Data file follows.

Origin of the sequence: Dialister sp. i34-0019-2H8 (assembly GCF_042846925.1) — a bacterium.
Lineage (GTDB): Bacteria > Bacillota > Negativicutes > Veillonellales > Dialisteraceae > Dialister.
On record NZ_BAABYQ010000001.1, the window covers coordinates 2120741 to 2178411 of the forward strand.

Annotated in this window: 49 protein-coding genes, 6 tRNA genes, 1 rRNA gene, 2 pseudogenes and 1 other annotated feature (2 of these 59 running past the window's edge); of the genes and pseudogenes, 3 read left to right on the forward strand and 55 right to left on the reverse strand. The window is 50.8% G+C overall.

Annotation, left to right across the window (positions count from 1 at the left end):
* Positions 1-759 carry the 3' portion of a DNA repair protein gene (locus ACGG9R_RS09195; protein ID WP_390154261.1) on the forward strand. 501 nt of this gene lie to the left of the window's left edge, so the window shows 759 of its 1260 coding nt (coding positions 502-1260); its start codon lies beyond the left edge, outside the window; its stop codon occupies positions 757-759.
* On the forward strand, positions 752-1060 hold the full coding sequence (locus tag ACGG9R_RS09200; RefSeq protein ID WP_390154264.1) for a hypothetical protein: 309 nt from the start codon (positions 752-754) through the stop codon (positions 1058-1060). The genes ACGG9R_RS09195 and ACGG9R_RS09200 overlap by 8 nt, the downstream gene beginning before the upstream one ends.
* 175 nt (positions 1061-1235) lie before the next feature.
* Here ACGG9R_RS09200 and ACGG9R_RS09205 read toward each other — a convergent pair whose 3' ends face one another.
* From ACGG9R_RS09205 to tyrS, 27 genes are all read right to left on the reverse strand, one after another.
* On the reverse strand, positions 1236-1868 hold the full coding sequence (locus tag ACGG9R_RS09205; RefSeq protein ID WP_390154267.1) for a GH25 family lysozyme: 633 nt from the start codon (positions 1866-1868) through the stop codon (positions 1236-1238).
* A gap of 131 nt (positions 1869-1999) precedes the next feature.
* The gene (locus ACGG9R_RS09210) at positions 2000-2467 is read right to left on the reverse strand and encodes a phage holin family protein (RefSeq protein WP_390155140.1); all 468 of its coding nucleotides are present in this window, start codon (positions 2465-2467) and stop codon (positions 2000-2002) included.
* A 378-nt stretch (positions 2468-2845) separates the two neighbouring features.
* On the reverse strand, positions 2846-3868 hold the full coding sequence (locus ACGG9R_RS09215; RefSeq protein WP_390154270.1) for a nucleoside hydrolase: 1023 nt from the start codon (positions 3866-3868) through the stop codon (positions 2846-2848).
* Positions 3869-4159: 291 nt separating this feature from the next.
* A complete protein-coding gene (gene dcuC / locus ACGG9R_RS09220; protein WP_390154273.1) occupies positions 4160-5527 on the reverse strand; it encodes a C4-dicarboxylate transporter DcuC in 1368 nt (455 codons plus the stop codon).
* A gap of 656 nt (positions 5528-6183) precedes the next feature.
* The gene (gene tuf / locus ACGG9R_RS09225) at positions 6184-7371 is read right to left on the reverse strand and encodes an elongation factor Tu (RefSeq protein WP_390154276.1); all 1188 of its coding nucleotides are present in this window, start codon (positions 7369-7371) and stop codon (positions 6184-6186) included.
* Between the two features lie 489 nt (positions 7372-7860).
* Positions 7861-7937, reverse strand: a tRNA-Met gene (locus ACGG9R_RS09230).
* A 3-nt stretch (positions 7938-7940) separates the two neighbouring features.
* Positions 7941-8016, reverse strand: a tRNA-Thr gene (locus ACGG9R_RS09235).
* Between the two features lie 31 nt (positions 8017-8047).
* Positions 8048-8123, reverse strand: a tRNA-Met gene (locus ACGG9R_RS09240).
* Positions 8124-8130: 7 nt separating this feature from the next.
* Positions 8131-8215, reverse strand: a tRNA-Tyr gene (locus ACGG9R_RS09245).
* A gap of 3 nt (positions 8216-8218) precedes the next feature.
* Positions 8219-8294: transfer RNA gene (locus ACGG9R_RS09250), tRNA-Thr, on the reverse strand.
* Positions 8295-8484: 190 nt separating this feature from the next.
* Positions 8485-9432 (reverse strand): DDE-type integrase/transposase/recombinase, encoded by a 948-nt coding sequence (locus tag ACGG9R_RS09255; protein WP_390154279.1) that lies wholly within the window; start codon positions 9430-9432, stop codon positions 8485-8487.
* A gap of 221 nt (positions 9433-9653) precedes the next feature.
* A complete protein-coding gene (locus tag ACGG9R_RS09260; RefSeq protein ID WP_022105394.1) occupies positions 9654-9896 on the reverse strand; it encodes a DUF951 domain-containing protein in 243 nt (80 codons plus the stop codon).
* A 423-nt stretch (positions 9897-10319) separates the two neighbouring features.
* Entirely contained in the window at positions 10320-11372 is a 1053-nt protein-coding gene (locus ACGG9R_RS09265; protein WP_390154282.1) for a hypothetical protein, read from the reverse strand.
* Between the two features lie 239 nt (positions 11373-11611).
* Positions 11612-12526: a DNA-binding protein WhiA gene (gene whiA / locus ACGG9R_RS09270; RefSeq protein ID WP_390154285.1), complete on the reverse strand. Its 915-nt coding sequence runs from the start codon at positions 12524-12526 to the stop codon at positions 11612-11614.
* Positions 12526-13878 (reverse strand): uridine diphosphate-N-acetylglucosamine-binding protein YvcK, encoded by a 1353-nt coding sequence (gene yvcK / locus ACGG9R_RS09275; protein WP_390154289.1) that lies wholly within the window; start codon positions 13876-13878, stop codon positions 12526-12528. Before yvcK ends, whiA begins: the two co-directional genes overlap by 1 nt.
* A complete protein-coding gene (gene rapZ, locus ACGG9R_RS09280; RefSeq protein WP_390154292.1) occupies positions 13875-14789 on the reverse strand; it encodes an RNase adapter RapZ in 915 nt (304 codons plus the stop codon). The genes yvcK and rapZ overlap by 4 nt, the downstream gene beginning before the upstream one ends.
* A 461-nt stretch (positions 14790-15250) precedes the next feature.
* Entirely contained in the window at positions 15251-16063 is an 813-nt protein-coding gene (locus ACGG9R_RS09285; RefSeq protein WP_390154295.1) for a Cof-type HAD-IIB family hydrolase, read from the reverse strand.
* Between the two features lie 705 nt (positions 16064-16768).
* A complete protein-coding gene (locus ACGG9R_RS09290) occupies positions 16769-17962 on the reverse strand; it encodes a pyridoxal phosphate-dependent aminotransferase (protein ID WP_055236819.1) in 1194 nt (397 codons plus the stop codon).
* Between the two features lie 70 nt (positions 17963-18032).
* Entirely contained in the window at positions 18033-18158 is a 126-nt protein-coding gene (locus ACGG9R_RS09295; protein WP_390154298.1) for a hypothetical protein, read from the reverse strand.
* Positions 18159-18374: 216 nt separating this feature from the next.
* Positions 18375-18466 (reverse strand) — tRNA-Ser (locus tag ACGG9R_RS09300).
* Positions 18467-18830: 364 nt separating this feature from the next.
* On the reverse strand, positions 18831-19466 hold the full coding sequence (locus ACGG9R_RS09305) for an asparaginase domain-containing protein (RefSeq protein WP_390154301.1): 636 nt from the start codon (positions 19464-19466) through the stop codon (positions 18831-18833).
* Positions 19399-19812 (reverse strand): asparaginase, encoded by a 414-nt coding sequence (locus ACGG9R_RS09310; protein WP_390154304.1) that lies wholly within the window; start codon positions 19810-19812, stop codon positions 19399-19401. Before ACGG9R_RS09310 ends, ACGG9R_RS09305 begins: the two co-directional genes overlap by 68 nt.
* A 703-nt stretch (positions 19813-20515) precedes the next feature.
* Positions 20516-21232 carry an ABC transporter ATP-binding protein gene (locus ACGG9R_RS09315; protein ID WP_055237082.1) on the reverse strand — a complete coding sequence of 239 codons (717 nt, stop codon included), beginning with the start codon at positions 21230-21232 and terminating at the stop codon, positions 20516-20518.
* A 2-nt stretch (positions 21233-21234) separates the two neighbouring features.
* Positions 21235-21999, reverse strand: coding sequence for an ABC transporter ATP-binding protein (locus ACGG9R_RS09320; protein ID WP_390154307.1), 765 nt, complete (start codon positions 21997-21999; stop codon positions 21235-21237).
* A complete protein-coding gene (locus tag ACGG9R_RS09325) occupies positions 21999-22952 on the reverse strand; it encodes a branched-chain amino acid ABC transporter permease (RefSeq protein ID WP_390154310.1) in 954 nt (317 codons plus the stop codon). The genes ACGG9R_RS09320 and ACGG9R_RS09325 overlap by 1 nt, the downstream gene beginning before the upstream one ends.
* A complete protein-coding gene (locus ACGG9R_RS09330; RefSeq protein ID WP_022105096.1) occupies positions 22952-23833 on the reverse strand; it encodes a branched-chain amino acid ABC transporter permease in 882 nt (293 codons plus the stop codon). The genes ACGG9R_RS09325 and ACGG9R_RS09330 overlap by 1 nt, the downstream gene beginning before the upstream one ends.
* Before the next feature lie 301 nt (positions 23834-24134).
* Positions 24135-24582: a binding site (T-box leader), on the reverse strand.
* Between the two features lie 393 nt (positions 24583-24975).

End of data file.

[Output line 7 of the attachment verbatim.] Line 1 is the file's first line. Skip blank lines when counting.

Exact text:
* On the forward strand, positions 752-1060 hold the full coding sequence (locus tag ACGG9R_RS09200; RefSeq protein ID WP_390154264.1) for a hypothetical protein: 309 nt from the start codon (positions 752-754) through the stop codon (positions 1058-1060). The genes ACGG9R_RS09195 and ACGG9R_RS09200 overlap by 8 nt, the downstream gene beginning before the upstream one ends.